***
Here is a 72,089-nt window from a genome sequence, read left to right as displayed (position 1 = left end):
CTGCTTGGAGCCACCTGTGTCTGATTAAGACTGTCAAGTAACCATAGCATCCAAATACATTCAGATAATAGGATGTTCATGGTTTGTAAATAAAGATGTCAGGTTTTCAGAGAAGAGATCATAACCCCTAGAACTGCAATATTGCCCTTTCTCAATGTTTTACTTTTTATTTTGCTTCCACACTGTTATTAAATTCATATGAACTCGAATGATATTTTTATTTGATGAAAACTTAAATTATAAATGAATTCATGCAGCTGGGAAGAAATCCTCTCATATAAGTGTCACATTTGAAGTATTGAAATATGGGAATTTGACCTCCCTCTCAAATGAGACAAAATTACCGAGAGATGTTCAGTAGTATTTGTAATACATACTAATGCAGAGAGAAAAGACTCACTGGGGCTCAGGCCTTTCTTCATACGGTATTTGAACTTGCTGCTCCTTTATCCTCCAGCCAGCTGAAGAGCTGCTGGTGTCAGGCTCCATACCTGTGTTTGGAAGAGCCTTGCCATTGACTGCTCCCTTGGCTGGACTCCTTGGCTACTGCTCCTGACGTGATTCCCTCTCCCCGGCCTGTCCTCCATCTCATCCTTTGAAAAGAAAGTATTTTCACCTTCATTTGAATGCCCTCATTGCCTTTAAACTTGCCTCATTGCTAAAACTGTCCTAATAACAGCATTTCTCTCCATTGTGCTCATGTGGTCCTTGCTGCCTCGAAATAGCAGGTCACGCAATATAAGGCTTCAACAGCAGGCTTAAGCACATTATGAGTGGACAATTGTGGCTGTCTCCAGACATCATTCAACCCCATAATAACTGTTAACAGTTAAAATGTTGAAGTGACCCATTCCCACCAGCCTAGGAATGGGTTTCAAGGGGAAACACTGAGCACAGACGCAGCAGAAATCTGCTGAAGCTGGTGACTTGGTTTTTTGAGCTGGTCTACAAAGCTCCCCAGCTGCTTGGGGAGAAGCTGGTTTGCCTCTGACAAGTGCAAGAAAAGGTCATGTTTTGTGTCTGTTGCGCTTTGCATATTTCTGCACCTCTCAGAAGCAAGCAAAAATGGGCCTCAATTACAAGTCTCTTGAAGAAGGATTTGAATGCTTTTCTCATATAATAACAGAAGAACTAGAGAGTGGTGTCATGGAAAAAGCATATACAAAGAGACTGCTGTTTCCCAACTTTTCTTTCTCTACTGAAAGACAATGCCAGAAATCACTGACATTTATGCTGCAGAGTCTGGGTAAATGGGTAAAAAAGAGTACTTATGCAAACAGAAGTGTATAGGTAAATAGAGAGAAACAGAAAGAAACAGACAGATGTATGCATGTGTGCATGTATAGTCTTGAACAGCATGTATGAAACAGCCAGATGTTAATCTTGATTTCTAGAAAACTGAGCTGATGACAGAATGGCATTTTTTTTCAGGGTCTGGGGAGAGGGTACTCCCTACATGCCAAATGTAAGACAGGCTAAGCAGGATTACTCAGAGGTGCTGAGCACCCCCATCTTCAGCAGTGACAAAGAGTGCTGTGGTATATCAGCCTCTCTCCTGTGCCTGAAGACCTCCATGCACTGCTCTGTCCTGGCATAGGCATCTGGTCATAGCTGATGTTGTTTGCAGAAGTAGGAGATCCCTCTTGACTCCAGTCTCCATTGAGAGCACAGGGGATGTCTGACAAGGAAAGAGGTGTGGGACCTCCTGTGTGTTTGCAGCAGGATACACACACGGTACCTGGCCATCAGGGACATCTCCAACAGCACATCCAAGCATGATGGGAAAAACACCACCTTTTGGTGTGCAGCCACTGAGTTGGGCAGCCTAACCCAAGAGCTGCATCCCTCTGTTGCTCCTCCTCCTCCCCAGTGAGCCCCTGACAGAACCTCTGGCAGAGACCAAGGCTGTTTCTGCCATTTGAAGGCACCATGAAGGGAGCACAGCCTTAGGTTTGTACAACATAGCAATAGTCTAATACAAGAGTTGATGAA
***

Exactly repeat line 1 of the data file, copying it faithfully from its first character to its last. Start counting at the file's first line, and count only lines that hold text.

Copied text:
Here is a 72,089-nt window from a genome sequence, read left to right as displayed (position 1 = left end):